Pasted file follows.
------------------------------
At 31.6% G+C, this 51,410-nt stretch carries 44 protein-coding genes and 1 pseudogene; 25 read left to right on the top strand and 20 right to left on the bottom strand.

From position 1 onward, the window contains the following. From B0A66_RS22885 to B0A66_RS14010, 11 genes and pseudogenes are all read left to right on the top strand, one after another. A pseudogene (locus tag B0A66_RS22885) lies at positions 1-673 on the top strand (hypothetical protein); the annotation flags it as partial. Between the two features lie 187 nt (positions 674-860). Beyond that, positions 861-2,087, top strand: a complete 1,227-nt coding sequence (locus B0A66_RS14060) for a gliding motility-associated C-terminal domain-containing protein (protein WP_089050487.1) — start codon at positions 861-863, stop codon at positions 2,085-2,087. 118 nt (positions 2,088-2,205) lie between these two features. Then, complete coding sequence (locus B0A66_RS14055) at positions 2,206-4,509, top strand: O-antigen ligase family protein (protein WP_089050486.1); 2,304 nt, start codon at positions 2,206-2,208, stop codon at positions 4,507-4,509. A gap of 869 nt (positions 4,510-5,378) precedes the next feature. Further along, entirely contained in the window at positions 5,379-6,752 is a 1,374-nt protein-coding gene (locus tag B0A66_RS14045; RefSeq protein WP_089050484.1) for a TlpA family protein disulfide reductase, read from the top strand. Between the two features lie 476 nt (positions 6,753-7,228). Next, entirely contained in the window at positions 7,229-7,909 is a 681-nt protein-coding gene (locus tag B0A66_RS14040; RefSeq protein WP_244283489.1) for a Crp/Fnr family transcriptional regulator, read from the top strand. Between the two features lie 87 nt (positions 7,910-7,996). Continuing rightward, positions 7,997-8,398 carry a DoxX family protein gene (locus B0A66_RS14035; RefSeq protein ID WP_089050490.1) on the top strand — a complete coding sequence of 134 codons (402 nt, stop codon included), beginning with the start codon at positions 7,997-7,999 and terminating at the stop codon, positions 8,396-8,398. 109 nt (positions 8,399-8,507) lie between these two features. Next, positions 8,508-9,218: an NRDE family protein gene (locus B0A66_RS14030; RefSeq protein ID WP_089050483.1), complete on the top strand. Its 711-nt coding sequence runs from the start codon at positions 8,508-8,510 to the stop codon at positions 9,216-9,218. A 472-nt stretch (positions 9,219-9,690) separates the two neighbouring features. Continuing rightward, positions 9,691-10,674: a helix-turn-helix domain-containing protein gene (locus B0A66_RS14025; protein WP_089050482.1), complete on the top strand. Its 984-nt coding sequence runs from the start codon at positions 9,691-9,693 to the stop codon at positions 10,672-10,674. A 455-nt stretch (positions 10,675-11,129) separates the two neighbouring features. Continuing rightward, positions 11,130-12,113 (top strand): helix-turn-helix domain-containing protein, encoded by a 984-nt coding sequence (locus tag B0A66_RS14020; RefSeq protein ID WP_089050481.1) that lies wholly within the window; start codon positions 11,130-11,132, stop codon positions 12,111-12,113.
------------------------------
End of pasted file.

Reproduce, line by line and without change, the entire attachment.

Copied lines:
At 31.6% G+C, this 51,410-nt stretch carries 44 protein-coding genes and 1 pseudogene; 25 read left to right on the top strand and 20 right to left on the bottom strand.

From position 1 onward, the window contains the following. From B0A66_RS22885 to B0A66_RS14010, 11 genes and pseudogenes are all read left to right on the top strand, one after another. A pseudogene (locus tag B0A66_RS22885) lies at positions 1-673 on the top strand (hypothetical protein); the annotation flags it as partial. Between the two features lie 187 nt (positions 674-860). Beyond that, positions 861-2,087, top strand: a complete 1,227-nt coding sequence (locus B0A66_RS14060) for a gliding motility-associated C-terminal domain-containing protein (protein WP_089050487.1) — start codon at positions 861-863, stop codon at positions 2,085-2,087. 118 nt (positions 2,088-2,205) lie between these two features. Then, complete coding sequence (locus B0A66_RS14055) at positions 2,206-4,509, top strand: O-antigen ligase family protein (protein WP_089050486.1); 2,304 nt, start codon at positions 2,206-2,208, stop codon at positions 4,507-4,509. A gap of 869 nt (positions 4,510-5,378) precedes the next feature. Further along, entirely contained in the window at positions 5,379-6,752 is a 1,374-nt protein-coding gene (locus tag B0A66_RS14045; RefSeq protein WP_089050484.1) for a TlpA family protein disulfide reductase, read from the top strand. Between the two features lie 476 nt (positions 6,753-7,228). Next, entirely contained in the window at positions 7,229-7,909 is a 681-nt protein-coding gene (locus tag B0A66_RS14040; RefSeq protein WP_244283489.1) for a Crp/Fnr family transcriptional regulator, read from the top strand. Between the two features lie 87 nt (positions 7,910-7,996). Continuing rightward, positions 7,997-8,398 carry a DoxX family protein gene (locus B0A66_RS14035; RefSeq protein ID WP_089050490.1) on the top strand — a complete coding sequence of 134 codons (402 nt, stop codon included), beginning with the start codon at positions 7,997-7,999 and terminating at the stop codon, positions 8,396-8,398. 109 nt (positions 8,399-8,507) lie between these two features. Next, positions 8,508-9,218: an NRDE family protein gene (locus B0A66_RS14030; RefSeq protein ID WP_089050483.1), complete on the top strand. Its 711-nt coding sequence runs from the start codon at positions 8,508-8,510 to the stop codon at positions 9,216-9,218. A 472-nt stretch (positions 9,219-9,690) separates the two neighbouring features. Continuing rightward, positions 9,691-10,674: a helix-turn-helix domain-containing protein gene (locus B0A66_RS14025; protein WP_089050482.1), complete on the top strand. Its 984-nt coding sequence runs from the start codon at positions 9,691-9,693 to the stop codon at positions 10,672-10,674. A 455-nt stretch (positions 10,675-11,129) separates the two neighbouring features. Continuing rightward, positions 11,130-12,113 (top strand): helix-turn-helix domain-containing protein, encoded by a 984-nt coding sequence (locus tag B0A66_RS14020; RefSeq protein ID WP_089050481.1) that lies wholly within the window; start codon positions 11,130-11,132, stop codon positions 12,111-12,113.